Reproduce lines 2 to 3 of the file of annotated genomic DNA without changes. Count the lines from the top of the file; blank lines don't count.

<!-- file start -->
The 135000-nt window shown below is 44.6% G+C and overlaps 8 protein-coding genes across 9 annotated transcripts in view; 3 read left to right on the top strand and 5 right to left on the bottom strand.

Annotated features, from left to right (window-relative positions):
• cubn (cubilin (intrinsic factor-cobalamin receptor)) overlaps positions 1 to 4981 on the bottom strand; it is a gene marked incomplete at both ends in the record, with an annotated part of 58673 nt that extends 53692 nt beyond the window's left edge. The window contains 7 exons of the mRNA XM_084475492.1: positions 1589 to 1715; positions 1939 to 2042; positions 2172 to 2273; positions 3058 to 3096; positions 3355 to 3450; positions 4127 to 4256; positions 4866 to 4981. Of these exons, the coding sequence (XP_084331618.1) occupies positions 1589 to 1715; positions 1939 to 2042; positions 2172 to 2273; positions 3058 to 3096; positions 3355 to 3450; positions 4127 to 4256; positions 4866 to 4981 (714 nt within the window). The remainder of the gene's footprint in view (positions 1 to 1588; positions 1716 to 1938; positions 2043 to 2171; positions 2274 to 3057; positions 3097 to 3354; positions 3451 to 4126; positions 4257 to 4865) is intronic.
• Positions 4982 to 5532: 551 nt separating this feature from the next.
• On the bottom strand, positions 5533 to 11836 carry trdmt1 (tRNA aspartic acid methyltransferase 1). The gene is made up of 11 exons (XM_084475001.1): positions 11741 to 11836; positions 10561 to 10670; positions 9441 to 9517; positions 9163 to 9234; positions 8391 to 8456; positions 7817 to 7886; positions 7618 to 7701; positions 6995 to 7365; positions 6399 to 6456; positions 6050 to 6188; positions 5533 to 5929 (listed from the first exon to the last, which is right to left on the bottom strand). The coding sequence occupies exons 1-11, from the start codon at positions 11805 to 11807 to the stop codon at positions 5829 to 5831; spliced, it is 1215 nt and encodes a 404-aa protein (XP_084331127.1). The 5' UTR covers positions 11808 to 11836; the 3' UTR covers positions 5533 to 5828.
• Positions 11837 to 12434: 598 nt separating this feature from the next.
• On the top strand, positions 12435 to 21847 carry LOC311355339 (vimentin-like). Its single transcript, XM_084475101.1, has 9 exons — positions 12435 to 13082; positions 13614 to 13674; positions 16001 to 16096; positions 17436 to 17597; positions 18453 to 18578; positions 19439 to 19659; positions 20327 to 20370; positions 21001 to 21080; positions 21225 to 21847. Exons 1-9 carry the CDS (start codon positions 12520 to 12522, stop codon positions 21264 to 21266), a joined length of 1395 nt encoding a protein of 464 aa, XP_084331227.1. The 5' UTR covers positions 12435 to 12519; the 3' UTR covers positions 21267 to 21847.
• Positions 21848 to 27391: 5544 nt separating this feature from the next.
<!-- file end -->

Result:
Annotated features, from left to right (window-relative positions):
• cubn (cubilin (intrinsic factor-cobalamin receptor)) overlaps positions 1 to 4981 on the bottom strand; it is a gene marked incomplete at both ends in the record, with an annotated part of 58673 nt that extends 53692 nt beyond the window's left edge. The window contains 7 exons of the mRNA XM_084475492.1: positions 1589 to 1715; positions 1939 to 2042; positions 2172 to 2273; positions 3058 to 3096; positions 3355 to 3450; positions 4127 to 4256; positions 4866 to 4981. Of these exons, the coding sequence (XP_084331618.1) occupies positions 1589 to 1715; positions 1939 to 2042; positions 2172 to 2273; positions 3058 to 3096; positions 3355 to 3450; positions 4127 to 4256; positions 4866 to 4981 (714 nt within the window). The remainder of the gene's footprint in view (positions 1 to 1588; positions 1716 to 1938; positions 2043 to 2171; positions 2274 to 3057; positions 3097 to 3354; positions 3451 to 4126; positions 4257 to 4865) is intronic.